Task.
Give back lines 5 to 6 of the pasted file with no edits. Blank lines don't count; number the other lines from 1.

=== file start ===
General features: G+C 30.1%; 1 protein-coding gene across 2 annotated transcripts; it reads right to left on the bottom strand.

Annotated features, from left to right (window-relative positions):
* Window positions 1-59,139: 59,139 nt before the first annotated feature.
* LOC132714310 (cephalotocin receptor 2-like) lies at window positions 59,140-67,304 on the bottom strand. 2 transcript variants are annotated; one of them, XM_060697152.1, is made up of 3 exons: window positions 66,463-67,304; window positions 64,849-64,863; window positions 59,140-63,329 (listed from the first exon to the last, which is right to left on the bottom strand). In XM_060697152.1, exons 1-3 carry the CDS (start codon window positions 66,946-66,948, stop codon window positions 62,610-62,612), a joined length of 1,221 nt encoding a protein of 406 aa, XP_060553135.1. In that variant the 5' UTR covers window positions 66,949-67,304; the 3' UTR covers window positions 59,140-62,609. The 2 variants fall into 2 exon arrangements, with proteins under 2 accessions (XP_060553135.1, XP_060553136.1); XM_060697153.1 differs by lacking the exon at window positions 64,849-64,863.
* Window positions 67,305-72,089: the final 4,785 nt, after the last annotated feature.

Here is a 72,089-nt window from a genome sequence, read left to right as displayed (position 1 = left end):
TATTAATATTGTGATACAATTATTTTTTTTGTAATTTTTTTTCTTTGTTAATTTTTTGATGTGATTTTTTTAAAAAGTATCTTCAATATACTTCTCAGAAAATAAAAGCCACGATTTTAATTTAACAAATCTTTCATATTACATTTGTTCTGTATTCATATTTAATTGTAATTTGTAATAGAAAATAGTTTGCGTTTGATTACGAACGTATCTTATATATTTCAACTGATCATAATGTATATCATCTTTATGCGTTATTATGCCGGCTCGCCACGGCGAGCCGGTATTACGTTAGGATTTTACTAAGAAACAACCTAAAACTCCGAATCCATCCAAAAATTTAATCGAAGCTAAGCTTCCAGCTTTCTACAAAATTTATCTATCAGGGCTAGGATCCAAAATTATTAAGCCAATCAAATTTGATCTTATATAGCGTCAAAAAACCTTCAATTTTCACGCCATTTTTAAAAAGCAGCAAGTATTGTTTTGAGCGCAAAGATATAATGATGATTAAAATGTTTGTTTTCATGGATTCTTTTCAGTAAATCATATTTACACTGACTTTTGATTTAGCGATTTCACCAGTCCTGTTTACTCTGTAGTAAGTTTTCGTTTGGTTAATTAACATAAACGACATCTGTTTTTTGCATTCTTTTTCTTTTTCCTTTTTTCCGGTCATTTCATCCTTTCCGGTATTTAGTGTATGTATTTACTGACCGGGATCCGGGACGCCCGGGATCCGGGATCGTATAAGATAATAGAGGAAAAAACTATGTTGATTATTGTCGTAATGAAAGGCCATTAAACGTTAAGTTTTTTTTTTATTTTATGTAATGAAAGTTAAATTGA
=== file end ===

* Window positions 67,305-72,089: the final 4,785 nt, after the last annotated feature.

Here is a 72,089-nt window from a genome sequence, read left to right as displayed (position 1 = left end):